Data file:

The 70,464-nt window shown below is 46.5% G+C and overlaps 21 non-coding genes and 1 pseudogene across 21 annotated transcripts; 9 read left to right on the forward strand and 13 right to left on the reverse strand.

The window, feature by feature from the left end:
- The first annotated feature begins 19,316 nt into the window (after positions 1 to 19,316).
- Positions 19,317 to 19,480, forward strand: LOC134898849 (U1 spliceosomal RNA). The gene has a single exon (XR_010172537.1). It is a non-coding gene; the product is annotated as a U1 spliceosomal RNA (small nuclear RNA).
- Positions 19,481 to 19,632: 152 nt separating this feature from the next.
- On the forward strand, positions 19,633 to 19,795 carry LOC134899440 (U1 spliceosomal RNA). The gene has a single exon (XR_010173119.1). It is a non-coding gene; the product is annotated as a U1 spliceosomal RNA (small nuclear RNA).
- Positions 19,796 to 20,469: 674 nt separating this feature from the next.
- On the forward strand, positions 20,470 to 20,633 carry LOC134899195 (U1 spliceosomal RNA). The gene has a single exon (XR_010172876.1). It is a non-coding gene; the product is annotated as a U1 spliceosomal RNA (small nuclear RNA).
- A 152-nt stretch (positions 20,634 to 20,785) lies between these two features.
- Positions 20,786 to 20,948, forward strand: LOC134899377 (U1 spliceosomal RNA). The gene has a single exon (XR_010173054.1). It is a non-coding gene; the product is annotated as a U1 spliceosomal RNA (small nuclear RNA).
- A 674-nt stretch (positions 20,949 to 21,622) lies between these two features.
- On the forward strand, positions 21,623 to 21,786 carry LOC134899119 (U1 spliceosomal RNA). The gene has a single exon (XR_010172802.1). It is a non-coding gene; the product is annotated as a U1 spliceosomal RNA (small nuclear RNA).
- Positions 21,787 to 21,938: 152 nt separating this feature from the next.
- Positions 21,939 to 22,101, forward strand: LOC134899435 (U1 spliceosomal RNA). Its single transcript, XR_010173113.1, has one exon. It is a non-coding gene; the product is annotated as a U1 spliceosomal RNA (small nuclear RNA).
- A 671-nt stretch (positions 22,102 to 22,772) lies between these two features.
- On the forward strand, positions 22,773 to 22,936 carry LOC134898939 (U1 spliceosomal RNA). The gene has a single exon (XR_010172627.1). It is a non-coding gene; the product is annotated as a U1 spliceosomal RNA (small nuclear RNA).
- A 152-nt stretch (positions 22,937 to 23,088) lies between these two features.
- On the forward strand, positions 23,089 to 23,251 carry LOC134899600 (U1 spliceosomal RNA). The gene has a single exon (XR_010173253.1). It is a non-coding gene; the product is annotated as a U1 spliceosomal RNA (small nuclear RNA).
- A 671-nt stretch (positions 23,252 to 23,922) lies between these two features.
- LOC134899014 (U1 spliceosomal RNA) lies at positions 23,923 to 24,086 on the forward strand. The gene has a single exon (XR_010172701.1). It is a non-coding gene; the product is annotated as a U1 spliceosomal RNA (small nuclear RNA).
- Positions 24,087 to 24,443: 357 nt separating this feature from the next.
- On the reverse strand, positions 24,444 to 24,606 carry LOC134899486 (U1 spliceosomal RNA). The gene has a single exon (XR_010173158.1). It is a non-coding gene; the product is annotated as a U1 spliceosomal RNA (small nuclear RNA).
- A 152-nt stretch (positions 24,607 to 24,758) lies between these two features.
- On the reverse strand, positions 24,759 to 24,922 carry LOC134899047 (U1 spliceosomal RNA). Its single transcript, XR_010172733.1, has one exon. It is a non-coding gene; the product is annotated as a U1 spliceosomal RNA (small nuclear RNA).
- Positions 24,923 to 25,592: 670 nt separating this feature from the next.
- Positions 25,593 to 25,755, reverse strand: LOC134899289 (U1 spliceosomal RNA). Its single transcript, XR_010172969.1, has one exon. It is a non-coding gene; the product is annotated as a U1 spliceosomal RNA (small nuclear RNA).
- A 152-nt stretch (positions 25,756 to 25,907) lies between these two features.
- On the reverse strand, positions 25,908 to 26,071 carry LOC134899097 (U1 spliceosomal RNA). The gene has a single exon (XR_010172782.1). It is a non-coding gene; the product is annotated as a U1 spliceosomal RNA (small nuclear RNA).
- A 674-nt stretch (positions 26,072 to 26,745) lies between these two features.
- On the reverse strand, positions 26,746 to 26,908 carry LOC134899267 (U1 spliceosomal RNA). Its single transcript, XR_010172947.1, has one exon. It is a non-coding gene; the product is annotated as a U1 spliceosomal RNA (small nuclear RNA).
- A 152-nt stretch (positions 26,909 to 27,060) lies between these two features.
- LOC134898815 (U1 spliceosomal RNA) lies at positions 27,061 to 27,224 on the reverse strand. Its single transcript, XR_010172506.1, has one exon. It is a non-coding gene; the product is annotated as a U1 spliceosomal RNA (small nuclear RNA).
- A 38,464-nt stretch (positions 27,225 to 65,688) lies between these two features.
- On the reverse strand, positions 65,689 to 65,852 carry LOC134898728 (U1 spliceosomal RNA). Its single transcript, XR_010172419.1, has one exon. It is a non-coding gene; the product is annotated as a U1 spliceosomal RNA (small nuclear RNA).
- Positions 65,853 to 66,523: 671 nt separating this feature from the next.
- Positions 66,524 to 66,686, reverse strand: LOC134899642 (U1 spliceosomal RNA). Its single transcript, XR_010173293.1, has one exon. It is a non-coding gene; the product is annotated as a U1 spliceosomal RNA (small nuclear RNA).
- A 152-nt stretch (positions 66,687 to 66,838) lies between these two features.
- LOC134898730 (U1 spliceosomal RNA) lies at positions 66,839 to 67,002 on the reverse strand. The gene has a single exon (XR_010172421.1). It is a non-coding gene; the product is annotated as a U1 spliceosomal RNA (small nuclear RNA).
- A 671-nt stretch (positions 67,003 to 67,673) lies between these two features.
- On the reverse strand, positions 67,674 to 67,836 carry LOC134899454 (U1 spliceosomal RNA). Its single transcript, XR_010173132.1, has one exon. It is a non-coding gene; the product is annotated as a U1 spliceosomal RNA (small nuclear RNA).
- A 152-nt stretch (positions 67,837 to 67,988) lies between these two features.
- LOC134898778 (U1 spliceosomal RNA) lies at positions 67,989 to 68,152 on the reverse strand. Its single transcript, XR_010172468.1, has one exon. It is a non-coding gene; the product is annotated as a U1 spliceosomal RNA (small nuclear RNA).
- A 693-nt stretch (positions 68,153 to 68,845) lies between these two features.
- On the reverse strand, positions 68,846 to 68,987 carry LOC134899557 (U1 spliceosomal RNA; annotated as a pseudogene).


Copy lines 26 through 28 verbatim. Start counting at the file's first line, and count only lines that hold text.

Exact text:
- Positions 25,593 to 25,755, reverse strand: LOC134899289 (U1 spliceosomal RNA). Its single transcript, XR_010172969.1, has one exon. It is a non-coding gene; the product is annotated as a U1 spliceosomal RNA (small nuclear RNA).
- A 152-nt stretch (positions 25,756 to 25,907) lies between these two features.
- On the reverse strand, positions 25,908 to 26,071 carry LOC134899097 (U1 spliceosomal RNA). The gene has a single exon (XR_010172782.1). It is a non-coding gene; the product is annotated as a U1 spliceosomal RNA (small nuclear RNA).